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Wednesday, Sept. 9, 2009
Lay judges hear first case against foreigner
SAITAMA — The first lay judge trial with a non-Japanese defendant started Tuesday with a 20-year-old Filipino pleading guilty to attacking two men on separate occasions in December, when he was a minor, and taking their money and other belongings.
Two men and four women were chosen by lottery from the 45 people who reported at the Saitama District Court for lay judge duty, after they went through an orientation that involved a questionnaire to check their impartiality.
Two other men were chosen as alternates. The court summoned 47 people for the case.
On the first day of what was expected to be a four-day trial through Friday, the defendant, a resident of Toda, Saitama Prefecture, who works part time at a restaurant, admitted committing robbery resulting in bodily injury.
"Yes, they are correct. I am very sorry," the man said in Japanese of the charges read against him. He then bowed to the bench.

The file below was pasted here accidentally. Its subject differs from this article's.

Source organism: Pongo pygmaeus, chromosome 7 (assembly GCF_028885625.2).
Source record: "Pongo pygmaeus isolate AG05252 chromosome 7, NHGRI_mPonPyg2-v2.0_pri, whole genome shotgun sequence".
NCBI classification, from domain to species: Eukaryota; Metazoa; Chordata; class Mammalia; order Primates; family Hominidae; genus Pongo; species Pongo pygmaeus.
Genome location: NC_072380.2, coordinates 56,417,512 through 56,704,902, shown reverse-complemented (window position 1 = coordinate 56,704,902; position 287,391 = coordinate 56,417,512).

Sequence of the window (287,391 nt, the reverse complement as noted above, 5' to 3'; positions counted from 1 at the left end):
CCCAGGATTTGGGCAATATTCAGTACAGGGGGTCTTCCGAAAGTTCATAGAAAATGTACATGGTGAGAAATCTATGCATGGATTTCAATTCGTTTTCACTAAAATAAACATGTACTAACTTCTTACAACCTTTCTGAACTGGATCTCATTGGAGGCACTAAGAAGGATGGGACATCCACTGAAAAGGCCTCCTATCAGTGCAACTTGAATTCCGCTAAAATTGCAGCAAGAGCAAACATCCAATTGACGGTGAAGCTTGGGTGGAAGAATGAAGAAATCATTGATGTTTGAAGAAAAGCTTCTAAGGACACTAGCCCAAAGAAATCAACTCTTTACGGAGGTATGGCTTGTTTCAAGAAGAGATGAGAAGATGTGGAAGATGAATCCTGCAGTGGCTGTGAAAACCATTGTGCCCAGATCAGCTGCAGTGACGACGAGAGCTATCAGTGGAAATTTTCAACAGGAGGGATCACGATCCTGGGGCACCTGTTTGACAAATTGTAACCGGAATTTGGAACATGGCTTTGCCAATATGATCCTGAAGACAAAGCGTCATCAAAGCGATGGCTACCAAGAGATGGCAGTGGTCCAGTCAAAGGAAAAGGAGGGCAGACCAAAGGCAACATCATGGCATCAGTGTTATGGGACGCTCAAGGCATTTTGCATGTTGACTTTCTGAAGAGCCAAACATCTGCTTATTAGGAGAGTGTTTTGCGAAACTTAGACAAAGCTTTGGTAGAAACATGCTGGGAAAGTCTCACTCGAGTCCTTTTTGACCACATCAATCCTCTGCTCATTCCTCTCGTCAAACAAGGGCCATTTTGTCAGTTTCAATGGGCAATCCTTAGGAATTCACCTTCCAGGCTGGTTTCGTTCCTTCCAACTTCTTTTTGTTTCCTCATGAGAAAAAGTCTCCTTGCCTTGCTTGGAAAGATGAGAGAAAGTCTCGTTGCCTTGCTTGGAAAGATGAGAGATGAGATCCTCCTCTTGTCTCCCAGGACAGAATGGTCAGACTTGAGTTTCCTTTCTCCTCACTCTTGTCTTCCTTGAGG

Based on the juvenile law, The Japan Times is withholding the name of the defendant because he was a minor when the alleged crimes were committed and when he was arrested.
The presiding judge said that although the defendant speaks some Japanese, the entire session will be translated into Tagalog for his benefit.
Two Tagalog-language court interpreters attended the session and took turns translating the proceedings. The accused wore an earphone to listen to the proceedings in his native tongue.
He is accused along with two other youths of attacking a 26-year-old passerby at around 11:05 p.m. Dec. 19 on a street near JR Kita-Toda Station.
They robbed the victim of around ¥30,000 and took other belongings, including a laptop computer. The victim was allegedly punched and kicked several times, sustaining head injuries and a broken chin.
The accused and his accomplices allegedly committed a similar assault Dec. 26 on a 22-year-old man in the same area and robbed him of around ¥7,000 and belongings.
The victim suffered facial injuries that required seven stitches, according to prosecutors.
The prosecution in its opening statement said the accused, who had been a member of a local Filipino gang, had committed previous robberies and spent time in a juvenile correction center. He was on parole when he committed the two crimes.
Prosecutors said they will prove the crimes were planned and repeated, and that the aim was to rob the victims of their money.